ABSTRACT

As a result of a study based on three years of biological sampling in the east Mississippi Delta region, eight macro-invertebrate assemblages are recognized, each characteristic of a specific sedimentary environment ranging from the Mississippi Delta marshes to the edge of the continental shelf northeast of the Delta proper. The eight assemblages and their corresponding environments are: (I) the delta marshes, (II) delta front and lower distributaries, (III) lower Breton Sound and lower pro-delta clayey slopes, (IV) upper Breton Sound, (V) inlets, or areas of strong currents, (VI) the shallow continental shelf of the Gulf of Mexico from 0 to 12 fathoms, (VII) the deeper part of the continental shelf from approximately 13 fathoms to 60 fathoms, and (VIII) the living oyster reefs of the shallow protected bays of the Delta region. The boundaries of these environments were established by plotting the distributions of both living and dead representatives of species of invertebrates furnishing hard parts plus the distributions of living soft-bodied animals which were so abundant as to characterize regions where animals with hard parts were scarce though present.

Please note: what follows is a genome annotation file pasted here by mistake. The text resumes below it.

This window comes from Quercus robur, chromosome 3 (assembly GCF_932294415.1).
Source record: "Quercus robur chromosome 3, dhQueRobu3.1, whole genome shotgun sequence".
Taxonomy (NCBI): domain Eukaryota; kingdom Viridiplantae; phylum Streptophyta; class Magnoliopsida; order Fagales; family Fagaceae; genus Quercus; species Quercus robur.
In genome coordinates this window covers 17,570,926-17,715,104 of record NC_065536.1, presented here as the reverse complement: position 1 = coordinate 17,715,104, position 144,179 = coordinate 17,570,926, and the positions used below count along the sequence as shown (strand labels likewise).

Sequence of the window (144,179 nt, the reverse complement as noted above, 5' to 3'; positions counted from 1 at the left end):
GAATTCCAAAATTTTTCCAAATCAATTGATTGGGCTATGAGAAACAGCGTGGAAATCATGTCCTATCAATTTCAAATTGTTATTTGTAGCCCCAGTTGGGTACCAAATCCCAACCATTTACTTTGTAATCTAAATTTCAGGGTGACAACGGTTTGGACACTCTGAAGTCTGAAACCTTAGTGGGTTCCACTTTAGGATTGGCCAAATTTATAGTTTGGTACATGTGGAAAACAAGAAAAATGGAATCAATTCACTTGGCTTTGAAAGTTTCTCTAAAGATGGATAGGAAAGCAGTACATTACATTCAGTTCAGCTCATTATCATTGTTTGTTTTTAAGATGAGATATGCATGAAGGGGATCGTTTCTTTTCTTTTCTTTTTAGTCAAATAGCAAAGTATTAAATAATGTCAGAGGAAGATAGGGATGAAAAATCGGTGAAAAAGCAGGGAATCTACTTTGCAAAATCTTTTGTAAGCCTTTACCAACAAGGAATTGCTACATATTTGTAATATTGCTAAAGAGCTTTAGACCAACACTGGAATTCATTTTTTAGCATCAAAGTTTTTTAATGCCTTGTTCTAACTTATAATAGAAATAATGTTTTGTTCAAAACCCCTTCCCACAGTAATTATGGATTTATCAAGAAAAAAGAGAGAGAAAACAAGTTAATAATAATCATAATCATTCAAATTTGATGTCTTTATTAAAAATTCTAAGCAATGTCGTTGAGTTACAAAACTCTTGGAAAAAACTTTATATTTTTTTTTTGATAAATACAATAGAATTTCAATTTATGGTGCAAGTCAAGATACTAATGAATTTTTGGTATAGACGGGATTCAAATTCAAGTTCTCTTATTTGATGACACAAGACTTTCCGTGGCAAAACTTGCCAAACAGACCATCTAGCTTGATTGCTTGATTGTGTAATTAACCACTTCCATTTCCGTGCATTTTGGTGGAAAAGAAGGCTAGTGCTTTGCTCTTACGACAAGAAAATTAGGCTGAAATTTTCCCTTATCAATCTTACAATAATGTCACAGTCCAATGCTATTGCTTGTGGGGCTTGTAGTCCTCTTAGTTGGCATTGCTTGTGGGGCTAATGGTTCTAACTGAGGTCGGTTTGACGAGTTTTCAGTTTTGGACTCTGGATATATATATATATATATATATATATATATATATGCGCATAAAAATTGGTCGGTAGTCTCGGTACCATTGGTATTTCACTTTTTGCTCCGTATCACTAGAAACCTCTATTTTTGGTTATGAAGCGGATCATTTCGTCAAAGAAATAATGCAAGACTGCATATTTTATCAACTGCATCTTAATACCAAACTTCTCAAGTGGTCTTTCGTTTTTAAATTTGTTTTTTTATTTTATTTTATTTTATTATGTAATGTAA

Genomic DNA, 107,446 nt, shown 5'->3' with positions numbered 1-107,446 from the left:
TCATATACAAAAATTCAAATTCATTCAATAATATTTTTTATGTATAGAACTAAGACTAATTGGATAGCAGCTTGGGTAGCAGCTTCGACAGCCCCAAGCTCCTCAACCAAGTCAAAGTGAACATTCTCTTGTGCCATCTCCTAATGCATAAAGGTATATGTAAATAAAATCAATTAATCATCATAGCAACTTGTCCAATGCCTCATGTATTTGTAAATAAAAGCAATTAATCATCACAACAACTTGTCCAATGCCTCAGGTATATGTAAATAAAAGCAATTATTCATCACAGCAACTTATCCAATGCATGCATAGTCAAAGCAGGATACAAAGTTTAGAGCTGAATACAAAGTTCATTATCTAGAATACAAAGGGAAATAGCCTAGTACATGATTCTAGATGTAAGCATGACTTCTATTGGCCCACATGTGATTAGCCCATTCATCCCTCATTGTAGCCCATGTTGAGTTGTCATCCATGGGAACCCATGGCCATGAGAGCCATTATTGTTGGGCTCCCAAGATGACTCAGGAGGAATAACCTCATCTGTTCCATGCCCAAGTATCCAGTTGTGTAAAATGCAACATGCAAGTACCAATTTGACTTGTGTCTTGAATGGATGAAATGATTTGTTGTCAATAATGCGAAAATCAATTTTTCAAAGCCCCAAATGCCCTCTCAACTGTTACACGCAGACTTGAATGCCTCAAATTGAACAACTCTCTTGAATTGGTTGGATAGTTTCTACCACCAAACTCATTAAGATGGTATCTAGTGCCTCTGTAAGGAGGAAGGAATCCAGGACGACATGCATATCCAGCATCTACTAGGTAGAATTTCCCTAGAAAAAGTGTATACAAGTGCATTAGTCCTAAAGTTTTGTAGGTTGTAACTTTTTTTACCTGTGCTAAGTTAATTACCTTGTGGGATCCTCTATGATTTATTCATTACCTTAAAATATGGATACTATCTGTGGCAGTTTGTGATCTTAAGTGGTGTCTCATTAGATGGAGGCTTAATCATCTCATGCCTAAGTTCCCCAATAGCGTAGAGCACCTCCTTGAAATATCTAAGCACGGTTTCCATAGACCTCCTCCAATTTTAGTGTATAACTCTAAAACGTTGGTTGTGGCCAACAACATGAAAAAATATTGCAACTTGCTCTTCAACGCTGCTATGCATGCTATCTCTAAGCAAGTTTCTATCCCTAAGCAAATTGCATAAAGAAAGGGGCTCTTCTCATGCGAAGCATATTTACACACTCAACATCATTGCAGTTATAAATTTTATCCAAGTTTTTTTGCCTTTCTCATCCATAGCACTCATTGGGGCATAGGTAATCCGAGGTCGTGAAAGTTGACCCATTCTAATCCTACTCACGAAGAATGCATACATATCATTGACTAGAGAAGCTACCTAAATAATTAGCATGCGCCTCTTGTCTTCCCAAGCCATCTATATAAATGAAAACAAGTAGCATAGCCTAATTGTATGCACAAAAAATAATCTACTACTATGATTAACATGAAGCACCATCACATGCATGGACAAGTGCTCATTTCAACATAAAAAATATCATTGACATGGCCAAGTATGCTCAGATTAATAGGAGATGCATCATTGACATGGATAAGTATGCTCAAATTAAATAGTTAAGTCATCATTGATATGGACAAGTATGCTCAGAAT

Comparison of the distribution of the hydrographic factors with the physiography of the landmasses in this area with the macro-organism distributions made it possible to formulate criteria for the interpretation of ancient environments as far back as the Miocene on the Gulf and Atlantic coasts. Paleontologic literature shows that most of the present-day delta species have been found in the Pliocene, and most of the diagnostic forms have existed since the lower Miocene. The primary factors influencing distributions of these organisms are bottom type, salinity and temperature (especially the degree of variability), turbidity of the water, and currents. It was also found that comparative rates of deposition could be estimated by the ratio of the number of living to the number of dead, in equal-size samples. A series of marine bottom communities based on the community concept of European marine ecologists is recognized on the basis of the most abundant and widespread animals.

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